Silent reflux can be very confusing; there may be no obvious signs of gastro-oesophageal reflux (such as vomiting) and the child generally isn’t ‘silent’. Silent reflux refers to refluxed material that flows back into the oesophagus, but isn’t forced out of the mouth.
Parents describe some of the behaviours and characteristics that may be displayed by babies and children who have gastro-oesophageal reflux. Keep in mind that all children are different and the listed characteristics may not be indicative of your child's condition.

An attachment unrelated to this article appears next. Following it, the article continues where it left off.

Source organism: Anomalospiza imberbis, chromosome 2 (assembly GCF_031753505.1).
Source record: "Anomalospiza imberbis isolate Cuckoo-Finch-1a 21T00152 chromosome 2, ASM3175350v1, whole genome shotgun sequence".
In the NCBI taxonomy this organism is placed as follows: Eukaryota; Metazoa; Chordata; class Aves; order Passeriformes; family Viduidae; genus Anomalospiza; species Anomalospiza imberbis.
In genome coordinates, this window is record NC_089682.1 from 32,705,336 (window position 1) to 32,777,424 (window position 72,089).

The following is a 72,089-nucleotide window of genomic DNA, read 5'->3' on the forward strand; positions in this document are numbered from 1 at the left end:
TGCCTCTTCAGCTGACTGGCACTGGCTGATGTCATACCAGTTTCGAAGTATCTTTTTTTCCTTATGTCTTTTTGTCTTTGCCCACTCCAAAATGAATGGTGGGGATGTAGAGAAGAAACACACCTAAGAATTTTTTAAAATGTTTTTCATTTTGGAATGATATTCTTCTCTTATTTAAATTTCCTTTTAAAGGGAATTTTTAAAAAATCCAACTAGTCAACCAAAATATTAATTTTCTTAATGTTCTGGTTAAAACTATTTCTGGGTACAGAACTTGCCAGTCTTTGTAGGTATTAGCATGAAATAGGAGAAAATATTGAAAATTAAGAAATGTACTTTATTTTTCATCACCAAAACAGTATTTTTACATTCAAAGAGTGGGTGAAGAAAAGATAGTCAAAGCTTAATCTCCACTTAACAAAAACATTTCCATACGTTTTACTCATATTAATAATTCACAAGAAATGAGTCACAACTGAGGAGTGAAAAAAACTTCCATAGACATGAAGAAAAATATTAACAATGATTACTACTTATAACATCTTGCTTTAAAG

The word reflux means to flow back or return; ‘gastro’ is a term related to the stomach; and ‘oesophageal’ relates to the oesophagus (food pipe). Following this, the term ‘gastro-oesophageal reflux’ is where stomach contents (comprising food and stomach acid) flow back into the oesophagus.
Gastro-oesophageal reflux can range in severity from being an occasional nuisance, to being severe and debilitating; it can also improve or worsen for a variety of reasons, with a child having good or bad days or weeks.